After a 30 minute recess the attorneys presented their closing remarks. Mark Noah, representing the State of Kansas, went first. He reminded the jury that the case was about greed and death. Chuck Fleming wanted the money from his dad’s estate, his mother was in charge of the money, and he only way he could get it was by killing her. So he did. He reviewed the points he made during the witness testimony and told them he had proved his case.


Julie Effenbeck asked, “Have you heard anything newShe said most people assumed last summer when Chuck was arrested that new evidence must have surfaced to warrant the arrest. She said, “There was no new evidence.”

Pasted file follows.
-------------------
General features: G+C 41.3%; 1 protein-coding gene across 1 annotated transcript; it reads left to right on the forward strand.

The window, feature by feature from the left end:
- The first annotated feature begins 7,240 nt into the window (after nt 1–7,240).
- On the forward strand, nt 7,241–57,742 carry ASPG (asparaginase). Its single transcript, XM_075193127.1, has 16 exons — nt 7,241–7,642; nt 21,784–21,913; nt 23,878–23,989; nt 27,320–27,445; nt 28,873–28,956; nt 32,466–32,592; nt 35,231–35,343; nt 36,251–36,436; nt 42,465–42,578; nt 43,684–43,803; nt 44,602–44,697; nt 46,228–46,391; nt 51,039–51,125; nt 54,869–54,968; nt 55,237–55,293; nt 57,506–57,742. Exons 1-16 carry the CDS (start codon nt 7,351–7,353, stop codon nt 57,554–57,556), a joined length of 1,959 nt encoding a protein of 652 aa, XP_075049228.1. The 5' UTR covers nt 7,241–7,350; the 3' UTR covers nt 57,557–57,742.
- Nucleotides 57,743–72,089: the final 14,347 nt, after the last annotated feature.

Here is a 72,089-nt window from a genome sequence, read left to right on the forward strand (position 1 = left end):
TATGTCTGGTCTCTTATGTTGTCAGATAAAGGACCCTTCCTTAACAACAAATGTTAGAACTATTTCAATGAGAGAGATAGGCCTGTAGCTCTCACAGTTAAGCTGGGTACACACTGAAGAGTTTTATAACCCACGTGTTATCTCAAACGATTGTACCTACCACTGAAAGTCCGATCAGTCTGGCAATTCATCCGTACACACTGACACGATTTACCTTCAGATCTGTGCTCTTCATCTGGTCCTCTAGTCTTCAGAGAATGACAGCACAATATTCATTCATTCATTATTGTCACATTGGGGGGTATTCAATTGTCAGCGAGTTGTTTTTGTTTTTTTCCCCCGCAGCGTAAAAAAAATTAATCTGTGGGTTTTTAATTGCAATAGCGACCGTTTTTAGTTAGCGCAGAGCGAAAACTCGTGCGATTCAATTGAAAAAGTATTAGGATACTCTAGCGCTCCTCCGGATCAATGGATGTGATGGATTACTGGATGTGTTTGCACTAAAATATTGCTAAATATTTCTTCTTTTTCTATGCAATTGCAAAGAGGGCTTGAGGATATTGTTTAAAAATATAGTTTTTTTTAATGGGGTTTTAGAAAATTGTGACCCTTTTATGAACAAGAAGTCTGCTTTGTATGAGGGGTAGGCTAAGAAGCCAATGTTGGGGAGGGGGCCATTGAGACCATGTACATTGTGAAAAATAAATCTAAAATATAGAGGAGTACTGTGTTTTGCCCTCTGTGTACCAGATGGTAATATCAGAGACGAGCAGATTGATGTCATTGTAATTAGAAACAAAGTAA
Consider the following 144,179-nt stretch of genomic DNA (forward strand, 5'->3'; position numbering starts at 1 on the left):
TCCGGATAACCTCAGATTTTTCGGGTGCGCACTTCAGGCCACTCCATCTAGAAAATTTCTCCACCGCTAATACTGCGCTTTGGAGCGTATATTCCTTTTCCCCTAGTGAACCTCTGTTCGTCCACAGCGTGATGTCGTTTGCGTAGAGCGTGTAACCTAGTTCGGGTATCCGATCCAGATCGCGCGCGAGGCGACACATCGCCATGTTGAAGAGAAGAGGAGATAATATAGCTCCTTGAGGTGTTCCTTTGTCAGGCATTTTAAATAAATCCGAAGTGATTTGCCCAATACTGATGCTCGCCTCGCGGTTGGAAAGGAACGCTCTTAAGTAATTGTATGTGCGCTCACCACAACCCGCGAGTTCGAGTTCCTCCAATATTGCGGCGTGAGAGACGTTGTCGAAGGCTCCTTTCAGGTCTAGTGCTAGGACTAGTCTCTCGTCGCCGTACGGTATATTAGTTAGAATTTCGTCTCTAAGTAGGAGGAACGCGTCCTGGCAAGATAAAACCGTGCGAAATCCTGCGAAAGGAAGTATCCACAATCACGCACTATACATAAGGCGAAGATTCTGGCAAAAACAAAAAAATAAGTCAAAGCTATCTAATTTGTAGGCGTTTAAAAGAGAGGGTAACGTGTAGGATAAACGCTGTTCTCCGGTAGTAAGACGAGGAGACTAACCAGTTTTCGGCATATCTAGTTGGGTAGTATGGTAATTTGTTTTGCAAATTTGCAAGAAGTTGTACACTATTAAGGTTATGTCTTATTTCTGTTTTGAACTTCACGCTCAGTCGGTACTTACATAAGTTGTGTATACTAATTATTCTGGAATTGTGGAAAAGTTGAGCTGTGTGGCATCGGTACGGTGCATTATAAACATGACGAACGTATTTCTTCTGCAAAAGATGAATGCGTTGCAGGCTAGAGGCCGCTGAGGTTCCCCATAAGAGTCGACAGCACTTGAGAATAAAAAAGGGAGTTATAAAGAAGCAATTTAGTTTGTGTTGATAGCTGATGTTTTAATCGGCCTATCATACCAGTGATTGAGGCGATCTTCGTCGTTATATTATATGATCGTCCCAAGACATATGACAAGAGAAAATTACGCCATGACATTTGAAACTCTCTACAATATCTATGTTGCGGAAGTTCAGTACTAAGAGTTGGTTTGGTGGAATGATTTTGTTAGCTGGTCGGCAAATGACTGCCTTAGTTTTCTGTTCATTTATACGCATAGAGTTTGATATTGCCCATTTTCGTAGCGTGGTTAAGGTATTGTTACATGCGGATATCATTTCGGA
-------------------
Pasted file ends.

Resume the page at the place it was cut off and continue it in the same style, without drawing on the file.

She reviewed the timeline for the jury according to people’s testimonies. There were notable inconsistencies she said. She once again raised the situation where neither of the Harris’ heard the shotgun blast in an enclosed area. She asked if Rick Harris was sleeping next to Carol, why he not had blood spatter on him.


Judge Cudney gave instructions to the jury. She told them when they retired to the jury room their first duty was to select a foreperson. They may find the defended guilty of first degree murder, second degree murder of may find the defendant not guilty. It is the duty of the State to prove the defendant guilty beyond a reasonable doubt. If the jury had reasonable doubt they must find him not guilty.


At 4:47 pm the jury adjourned to the jury room to deliberate. They had not reached a verdict by 8 pm. Judge Cudney sent everyone home and told them to return at 9pm Tuesday morning to continue deliberations.